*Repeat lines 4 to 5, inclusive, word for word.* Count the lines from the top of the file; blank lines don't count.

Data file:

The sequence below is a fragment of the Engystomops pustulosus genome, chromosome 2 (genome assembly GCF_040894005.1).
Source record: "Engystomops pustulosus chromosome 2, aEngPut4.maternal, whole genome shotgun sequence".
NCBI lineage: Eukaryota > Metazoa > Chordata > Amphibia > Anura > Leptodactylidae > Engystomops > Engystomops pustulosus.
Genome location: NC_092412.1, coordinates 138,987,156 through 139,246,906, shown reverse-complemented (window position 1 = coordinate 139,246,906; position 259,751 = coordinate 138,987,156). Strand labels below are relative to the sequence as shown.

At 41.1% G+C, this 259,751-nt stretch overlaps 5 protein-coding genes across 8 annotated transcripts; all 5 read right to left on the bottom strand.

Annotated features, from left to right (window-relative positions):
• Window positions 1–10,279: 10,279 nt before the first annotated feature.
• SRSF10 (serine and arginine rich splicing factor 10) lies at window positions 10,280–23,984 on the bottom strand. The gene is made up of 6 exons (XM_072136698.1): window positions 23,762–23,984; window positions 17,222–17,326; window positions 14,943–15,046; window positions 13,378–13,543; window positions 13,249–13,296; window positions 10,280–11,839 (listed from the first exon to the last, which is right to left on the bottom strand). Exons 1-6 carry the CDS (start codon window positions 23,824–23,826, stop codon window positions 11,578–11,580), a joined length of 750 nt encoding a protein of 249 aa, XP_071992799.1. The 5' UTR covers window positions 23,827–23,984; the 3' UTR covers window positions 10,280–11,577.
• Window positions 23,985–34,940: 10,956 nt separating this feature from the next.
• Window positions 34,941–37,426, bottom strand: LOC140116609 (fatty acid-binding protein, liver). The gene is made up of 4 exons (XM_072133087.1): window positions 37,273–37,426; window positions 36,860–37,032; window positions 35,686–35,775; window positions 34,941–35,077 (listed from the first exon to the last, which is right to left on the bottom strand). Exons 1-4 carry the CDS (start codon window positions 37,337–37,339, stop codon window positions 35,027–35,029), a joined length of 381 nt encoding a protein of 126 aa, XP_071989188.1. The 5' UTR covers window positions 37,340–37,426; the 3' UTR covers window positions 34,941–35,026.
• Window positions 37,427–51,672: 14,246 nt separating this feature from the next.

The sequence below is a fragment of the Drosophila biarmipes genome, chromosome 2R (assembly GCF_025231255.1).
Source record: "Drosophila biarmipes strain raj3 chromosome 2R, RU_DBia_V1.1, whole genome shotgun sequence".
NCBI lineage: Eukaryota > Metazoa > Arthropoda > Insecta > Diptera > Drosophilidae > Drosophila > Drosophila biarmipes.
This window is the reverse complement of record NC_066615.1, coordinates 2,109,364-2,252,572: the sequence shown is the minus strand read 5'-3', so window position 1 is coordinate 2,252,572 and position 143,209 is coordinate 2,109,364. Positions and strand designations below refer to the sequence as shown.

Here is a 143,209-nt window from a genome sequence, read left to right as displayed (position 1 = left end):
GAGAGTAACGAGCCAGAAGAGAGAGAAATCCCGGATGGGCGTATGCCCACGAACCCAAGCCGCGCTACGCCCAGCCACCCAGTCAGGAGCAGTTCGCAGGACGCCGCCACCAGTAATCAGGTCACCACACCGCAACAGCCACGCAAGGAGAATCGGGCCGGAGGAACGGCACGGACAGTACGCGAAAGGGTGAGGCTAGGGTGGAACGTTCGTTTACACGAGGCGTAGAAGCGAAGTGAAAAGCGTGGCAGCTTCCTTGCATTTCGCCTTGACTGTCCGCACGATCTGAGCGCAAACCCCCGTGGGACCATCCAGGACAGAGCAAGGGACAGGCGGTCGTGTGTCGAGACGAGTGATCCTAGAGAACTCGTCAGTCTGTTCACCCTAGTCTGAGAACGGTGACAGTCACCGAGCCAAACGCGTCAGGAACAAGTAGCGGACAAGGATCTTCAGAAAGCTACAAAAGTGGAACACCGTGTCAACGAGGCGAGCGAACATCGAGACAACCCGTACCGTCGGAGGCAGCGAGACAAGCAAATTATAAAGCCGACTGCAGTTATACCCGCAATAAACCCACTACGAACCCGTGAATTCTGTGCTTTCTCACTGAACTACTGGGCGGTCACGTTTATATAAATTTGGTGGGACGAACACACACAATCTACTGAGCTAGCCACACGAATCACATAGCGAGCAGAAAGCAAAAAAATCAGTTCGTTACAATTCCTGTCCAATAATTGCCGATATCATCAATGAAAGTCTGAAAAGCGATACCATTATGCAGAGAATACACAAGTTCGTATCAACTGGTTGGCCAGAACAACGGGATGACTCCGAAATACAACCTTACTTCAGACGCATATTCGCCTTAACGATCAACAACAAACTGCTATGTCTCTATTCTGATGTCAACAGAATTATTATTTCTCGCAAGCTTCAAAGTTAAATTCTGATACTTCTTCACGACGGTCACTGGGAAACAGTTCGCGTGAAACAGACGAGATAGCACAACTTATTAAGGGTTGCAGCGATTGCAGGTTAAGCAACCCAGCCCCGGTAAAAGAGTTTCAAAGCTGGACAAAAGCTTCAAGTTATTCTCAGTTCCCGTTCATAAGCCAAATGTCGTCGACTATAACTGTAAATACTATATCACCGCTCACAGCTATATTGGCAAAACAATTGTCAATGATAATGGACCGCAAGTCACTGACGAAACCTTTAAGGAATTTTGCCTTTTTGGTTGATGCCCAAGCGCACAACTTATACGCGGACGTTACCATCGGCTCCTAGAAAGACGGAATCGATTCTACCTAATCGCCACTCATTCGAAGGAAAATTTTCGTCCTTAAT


Genome location: NC_092412.1, coordinates 138,987,156 through 139,246,906, shown reverse-complemented (window position 1 = coordinate 139,246,906; position 259,751 = coordinate 138,987,156). Strand labels below are relative to the sequence as shown.

At 41.1% G+C, this 259,751-nt stretch overlaps 5 protein-coding genes across 8 annotated transcripts; all 5 read right to left on the bottom strand.